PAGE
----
Friday, July 24, 2009

Stick It

You can’t manage what you don’t measure.

Q:  What’s more annoying than a worn-out cliché?

A:  A worn-out cliché that keeps on proving itself right.

Measurement is a key component of Advanced Access. For us, it’s been a source of enlightenment and discovery. While we continue to use many of the same measuring sticks that we started off with, we’ve added some new measuring sticks that have yielded some surprises.

I’ve been telling you about our efforts to reduce recall rates/internal demand. Those tests of change (call them PDSAs if you must) arose after we tallied the number of patients each urologist was asking to come back for a repeat visit. I presumed that all of us had pretty similar practice habits, but some of our staff thought that those habits varied considerably. So we did some counting. The initial data is in “Bang for your Buck”. While we don’t know whether the higher rates or lower rates of recall are more clinically appropriate, our guess was that we could provide the same quality of care, yet have necessary follow-up provided in a setting other than a specialist office.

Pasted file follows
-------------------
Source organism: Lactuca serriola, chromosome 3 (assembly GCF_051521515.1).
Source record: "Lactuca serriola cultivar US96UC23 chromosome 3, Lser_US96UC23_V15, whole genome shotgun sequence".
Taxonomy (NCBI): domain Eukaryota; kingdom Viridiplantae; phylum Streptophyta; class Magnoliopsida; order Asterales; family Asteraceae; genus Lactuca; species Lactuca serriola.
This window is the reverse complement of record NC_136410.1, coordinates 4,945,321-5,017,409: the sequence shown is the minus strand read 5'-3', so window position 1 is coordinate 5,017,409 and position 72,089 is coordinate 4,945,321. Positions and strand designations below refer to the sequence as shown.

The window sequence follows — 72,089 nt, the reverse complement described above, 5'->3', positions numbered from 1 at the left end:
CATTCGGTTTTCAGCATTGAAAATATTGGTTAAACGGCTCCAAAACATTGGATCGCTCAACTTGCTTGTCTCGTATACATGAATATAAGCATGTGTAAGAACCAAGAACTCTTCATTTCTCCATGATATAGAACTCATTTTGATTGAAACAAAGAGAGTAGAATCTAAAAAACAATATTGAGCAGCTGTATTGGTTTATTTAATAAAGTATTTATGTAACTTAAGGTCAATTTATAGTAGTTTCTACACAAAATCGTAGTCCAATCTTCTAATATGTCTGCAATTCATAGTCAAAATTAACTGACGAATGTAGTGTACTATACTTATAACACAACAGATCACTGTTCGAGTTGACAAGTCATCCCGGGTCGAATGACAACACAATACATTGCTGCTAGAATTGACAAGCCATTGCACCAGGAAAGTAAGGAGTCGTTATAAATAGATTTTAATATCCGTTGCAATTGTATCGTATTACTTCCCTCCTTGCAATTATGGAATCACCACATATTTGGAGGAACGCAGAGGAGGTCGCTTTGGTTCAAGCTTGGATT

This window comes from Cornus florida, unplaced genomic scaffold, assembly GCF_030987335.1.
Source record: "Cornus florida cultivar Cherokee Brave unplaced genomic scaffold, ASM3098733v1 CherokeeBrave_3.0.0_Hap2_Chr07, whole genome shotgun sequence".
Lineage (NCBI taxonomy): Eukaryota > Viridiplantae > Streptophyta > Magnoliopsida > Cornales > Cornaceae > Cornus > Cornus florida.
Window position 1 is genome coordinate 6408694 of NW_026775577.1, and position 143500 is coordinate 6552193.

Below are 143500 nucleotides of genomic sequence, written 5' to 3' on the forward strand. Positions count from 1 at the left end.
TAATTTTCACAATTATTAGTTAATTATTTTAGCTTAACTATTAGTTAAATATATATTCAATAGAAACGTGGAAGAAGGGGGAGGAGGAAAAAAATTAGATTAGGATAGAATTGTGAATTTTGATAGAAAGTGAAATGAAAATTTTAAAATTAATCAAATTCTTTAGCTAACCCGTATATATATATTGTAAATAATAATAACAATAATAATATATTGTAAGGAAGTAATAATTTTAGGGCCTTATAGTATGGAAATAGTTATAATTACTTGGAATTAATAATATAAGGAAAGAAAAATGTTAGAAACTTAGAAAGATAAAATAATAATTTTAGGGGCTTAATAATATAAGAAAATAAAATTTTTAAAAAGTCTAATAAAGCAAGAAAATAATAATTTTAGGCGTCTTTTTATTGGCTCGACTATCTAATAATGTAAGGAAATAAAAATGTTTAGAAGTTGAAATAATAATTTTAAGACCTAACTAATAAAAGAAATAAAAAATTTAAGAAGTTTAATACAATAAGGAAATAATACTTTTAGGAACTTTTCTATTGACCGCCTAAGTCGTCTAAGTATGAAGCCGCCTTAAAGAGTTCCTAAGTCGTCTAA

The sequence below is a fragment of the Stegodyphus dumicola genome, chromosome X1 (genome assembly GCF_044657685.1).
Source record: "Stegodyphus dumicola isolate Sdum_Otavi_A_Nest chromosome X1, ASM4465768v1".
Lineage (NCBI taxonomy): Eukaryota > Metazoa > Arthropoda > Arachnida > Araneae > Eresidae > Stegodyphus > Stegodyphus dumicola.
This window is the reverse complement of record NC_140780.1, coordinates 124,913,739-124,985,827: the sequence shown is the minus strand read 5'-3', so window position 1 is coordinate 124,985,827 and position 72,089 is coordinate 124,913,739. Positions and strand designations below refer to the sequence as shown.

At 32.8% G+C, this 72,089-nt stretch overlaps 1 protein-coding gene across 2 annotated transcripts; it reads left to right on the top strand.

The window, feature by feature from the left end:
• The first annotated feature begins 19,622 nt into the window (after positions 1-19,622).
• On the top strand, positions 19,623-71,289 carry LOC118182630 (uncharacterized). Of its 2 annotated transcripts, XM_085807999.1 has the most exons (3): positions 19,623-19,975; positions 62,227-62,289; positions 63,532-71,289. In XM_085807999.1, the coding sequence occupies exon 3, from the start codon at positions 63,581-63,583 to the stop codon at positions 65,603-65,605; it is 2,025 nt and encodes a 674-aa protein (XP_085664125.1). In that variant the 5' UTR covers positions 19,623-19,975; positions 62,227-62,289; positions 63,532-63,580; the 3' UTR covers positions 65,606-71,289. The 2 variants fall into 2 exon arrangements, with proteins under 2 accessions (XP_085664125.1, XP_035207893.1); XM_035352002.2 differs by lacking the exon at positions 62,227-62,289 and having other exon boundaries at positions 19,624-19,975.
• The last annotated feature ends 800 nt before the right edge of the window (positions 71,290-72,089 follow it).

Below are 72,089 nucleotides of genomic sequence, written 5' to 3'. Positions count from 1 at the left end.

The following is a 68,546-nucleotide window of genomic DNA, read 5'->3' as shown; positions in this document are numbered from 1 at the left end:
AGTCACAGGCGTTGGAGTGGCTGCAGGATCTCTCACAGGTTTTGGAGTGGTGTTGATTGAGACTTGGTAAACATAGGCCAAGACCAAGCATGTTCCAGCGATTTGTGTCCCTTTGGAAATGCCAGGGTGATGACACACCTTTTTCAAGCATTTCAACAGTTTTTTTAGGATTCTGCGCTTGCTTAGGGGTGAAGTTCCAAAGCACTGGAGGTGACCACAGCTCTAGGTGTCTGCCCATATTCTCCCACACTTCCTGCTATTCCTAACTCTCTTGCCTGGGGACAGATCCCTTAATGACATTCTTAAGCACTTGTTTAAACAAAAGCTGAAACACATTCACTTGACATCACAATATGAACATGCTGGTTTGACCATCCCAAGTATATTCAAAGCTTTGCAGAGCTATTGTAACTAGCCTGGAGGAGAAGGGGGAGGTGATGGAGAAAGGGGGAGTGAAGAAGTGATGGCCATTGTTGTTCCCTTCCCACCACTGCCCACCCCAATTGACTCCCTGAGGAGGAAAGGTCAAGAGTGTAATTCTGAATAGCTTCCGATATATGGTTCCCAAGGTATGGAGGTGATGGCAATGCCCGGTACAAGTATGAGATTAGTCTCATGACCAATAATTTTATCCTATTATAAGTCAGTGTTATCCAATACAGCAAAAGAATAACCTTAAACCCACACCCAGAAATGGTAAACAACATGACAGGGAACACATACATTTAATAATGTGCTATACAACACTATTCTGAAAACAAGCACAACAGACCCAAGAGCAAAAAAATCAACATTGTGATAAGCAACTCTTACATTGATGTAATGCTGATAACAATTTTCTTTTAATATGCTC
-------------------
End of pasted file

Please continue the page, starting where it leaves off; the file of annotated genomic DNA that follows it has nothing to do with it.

Friday, July 10, 2009

Pyrrhic Victory

During recent lobbying for his health care reform platform, US President Obama praised organizations such as Intermountain Health for being role models in providing high-quality care, without skyrocketing costs. Obama echoed comments made by a senior Intermountain executive: “Much of the rest of the country tends to focus on the volumes of health care services they provide, because that's what the system rewards, rather than the care that's necessary to help the patient.”


Have you had the chance to read “On the folly of rewarding A, while hoping for B” yet? According to this classic essay, we should expect exactly the system we have, that is, pay me fee-for-service and I’ll give you lots of service. And don’t call me greedy; we’re all responsible (via elected politicians) for supporting this dysfunctional system of rewards.